Friday, February 6, 2009
Sea Salt and Cocoa Shortbread
I think culinary encouragement goes a long way, especially for avid bakers and food bloggers.
You reach a point where the learning curve plateaus and the people you’re feeding assume everything you create will be delicious and beautifully photographed. And believe me, it’s pretty disappointing when you spend hours preparing something, only to have a good friend pick at their plate and say polite things like “it’s okay” or “it’s pretty good” or “I’m just not that hungry.”
Furthermore, there’s a sort of social detachment that comes with increased culinary ability. Suddenly, people don’t want to share their cooking with you, or they preface edible gifts with statements like “I made you these cookies, but you probably won’t like them” or “here is this pastry, but it’s store-bought so you don’t have to eat it.”
So, it can be pretty tough when everything starts to go wrong. I found it very comforting that a bad week in the kitchen had Molly of Orangette on the verge of tears. Her description of failed dough as “oat-and-brown-sugar hummus” is priceless, and probably familiar to more than one baker.
One of the things I love most about food blogs is that sense of shared baking failure that follows a post like Molly’s. Suddenly everyone has a kind word and a story about flipping pancakes onto the floor, cleaning spilled batter out of the oven, or substituting/omitting ingredients with disastrous results. And, in many cases, people will share a fantastic recipe to compensate for the troublesome one.
I, too, have weeks where all recipes fail, and the possibility of baking something great is utterly squashed. I’ve been testing chocolate recipes for an upcoming presentation, and some of them were just terrible! Luckily, these sea salt and shortbread cookies turned out very well. They’re quite rich, and I think they’re best small, maybe served on a saucer alongside some coffee. The crisp, crumbly texture is addictive.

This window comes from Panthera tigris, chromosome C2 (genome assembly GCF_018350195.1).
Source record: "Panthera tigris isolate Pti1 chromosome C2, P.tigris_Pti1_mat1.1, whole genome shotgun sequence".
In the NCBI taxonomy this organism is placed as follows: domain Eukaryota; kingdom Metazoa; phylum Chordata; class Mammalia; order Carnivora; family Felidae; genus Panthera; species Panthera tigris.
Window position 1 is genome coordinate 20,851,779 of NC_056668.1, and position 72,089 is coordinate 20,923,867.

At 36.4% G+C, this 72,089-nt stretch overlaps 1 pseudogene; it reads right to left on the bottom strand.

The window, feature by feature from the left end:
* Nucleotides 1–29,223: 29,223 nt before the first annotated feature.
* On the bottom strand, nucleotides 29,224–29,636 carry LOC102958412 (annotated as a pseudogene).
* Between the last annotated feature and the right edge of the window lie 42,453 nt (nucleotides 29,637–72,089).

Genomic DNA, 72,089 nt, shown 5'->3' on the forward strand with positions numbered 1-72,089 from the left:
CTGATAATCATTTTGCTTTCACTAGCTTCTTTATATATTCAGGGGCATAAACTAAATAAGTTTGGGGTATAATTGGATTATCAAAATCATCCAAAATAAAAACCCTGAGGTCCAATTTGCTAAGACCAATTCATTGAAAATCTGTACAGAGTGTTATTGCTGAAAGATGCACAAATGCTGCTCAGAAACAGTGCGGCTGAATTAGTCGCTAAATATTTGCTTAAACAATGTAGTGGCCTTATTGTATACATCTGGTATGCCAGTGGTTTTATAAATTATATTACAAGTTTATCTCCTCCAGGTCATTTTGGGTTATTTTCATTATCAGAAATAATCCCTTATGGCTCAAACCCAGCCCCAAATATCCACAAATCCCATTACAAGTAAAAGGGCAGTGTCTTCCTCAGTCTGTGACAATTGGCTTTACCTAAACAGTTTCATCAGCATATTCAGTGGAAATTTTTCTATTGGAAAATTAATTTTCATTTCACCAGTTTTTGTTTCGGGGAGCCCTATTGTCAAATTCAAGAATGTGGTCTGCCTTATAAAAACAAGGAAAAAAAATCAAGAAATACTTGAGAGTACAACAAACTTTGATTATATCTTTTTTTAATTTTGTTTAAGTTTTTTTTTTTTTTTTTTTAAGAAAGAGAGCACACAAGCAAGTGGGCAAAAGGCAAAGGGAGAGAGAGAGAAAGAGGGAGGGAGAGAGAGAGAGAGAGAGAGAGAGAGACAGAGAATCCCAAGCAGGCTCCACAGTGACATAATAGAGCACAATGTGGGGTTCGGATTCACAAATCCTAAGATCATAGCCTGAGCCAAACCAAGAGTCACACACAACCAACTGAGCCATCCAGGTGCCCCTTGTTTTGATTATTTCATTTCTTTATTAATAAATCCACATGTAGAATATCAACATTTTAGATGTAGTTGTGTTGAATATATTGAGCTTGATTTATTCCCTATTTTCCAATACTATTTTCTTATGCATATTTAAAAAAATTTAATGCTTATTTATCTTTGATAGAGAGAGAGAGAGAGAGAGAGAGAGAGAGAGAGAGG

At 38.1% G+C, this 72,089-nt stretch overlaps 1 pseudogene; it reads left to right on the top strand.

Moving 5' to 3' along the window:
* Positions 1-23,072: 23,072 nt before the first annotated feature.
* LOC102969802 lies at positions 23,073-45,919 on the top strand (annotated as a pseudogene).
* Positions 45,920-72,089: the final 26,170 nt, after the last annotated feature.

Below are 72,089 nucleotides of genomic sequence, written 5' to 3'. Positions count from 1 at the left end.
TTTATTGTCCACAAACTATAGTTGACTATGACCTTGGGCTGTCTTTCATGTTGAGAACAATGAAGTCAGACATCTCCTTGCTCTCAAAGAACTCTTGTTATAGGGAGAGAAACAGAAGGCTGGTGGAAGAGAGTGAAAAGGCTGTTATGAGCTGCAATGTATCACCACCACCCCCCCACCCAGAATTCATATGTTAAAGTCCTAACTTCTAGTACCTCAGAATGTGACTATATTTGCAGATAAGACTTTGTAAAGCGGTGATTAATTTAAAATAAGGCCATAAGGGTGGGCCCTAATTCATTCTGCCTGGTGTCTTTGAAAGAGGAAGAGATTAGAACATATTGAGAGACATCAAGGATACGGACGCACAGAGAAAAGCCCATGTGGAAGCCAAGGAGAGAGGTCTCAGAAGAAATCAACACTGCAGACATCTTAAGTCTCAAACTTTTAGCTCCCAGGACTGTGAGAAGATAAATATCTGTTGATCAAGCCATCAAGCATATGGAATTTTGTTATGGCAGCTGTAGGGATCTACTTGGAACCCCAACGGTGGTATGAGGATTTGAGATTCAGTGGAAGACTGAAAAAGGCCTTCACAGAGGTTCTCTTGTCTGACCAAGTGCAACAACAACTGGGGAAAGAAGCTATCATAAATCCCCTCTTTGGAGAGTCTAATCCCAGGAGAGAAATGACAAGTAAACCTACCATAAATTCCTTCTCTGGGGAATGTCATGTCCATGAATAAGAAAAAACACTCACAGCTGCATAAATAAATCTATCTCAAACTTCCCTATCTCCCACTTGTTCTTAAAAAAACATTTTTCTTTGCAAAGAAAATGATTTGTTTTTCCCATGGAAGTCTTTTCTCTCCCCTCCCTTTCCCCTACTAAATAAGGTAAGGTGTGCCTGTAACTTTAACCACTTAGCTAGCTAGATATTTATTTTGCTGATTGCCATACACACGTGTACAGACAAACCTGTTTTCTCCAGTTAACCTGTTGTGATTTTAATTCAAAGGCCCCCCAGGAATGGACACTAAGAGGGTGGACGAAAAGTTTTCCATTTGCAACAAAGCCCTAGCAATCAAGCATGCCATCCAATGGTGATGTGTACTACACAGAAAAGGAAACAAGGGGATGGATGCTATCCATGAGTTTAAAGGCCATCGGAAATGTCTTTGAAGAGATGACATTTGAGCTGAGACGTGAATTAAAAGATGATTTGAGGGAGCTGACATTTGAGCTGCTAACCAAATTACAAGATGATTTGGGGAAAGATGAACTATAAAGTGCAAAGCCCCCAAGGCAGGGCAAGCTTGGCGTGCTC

I roll out the soft dough inside of a gallon-sized plastic bag, chill it, and then cut it into shapes. It’s best to leave the bag open while you do this, so air can escape. Dorie Greenspan gives a good description of this technique in Baking From my Home to Yours, which you can view here.
Chocolate Shortbread with Cacao Nibs and Sea Salt
Adapted from Elizabeth Falkner’s recipe in The Essence of Chocolate
1 cup all purpose flour
¾ cup unsweetened cocoa powder
¼ cup + 2 tbsp cocoa nibs, crushed with a rolling pin
1 tsp fine or coarse sea salt (I used fleur de sel)
12 tbsp unsalted butter, at room temperature (don’t use cold butter!)
½ cup granulated sugar
1 tsp vanilla extract
Preheat the oven to 325F. Line two baking sheets with parchment paper or silicone mats.
Sift the flour and cocoa into a small bowl and whisk to combine. In another bowl, combine the nibs and sea salt.
In the bowl of a stand mixer fitted with the paddle attachment, cream the butter and sugar on medium speed for about 5 minutes, until light and fluffy, stopping occasionally to scrape the sides and bottom of the bowl. Mix in the vanilla. Add half of the flour mixture and mix on low speed. Add the remaining flour mixture, stopping as necessary to scrape down the bowl. Once incorporated, mix on medium speed for 1-2 minutes, or until well combined. Mix in the nibs and salt. (The dough can be refrigerated, well wrapped, for up to 1 week, or frozen for up to 2 months).
On a lightly floured board or between two pieces of parchment paper, roll the dough into a square ¼ inch thick. Cut into 1 by 2.5 inch rectangles or other desired shape, and place on the prepared pans about 1 inch apart (they will spread a little).
Bake for 15 minutes. It is sometimes difficult to tell when these are done- one of the best indications is the smell of baked cookies in the air. When the cookies are nudged, they shouldn’t feel soft, but the bottoms should seem crisp. Avoid over-baking to avoid a bitter flavor.
Remove from the oven and transfer shortbread to a cooling rack to cool completely. The cookies can be stored in an airtight container for up to 1 week.
at 8:50 AM